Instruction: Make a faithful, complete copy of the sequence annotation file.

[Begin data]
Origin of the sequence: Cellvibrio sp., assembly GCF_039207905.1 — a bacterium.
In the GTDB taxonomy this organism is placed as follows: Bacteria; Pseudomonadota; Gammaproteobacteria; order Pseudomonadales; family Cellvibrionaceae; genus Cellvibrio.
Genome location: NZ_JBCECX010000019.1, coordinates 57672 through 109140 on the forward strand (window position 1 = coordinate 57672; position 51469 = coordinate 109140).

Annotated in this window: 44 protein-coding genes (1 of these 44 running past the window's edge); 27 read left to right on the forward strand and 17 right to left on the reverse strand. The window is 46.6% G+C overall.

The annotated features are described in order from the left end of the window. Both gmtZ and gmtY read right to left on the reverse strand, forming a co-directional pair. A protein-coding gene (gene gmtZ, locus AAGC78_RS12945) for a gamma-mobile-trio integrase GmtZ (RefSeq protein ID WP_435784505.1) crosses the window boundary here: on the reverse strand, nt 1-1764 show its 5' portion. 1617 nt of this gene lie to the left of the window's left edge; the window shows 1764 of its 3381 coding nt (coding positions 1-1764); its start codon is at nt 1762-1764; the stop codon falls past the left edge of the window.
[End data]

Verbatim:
Origin of the sequence: Cellvibrio sp., assembly GCF_039207905.1 — a bacterium.
In the GTDB taxonomy this organism is placed as follows: Bacteria; Pseudomonadota; Gammaproteobacteria; order Pseudomonadales; family Cellvibrionaceae; genus Cellvibrio.
Genome location: NZ_JBCECX010000019.1, coordinates 57672 through 109140 on the forward strand (window position 1 = coordinate 57672; position 51469 = coordinate 109140).

Annotated in this window: 44 protein-coding genes (1 of these 44 running past the window's edge); 27 read left to right on the forward strand and 17 right to left on the reverse strand. The window is 46.6% G+C overall.

The annotated features are described in order from the left end of the window. Both gmtZ and gmtY read right to left on the reverse strand, forming a co-directional pair. A protein-coding gene (gene gmtZ, locus AAGC78_RS12945) for a gamma-mobile-trio integrase GmtZ (RefSeq protein ID WP_435784505.1) crosses the window boundary here: on the reverse strand, nt 1-1764 show its 5' portion. 1617 nt of this gene lie to the left of the window's left edge; the window shows 1764 of its 3381 coding nt (coding positions 1-1764); its start codon is at nt 1762-1764; the stop codon falls past the left edge of the window.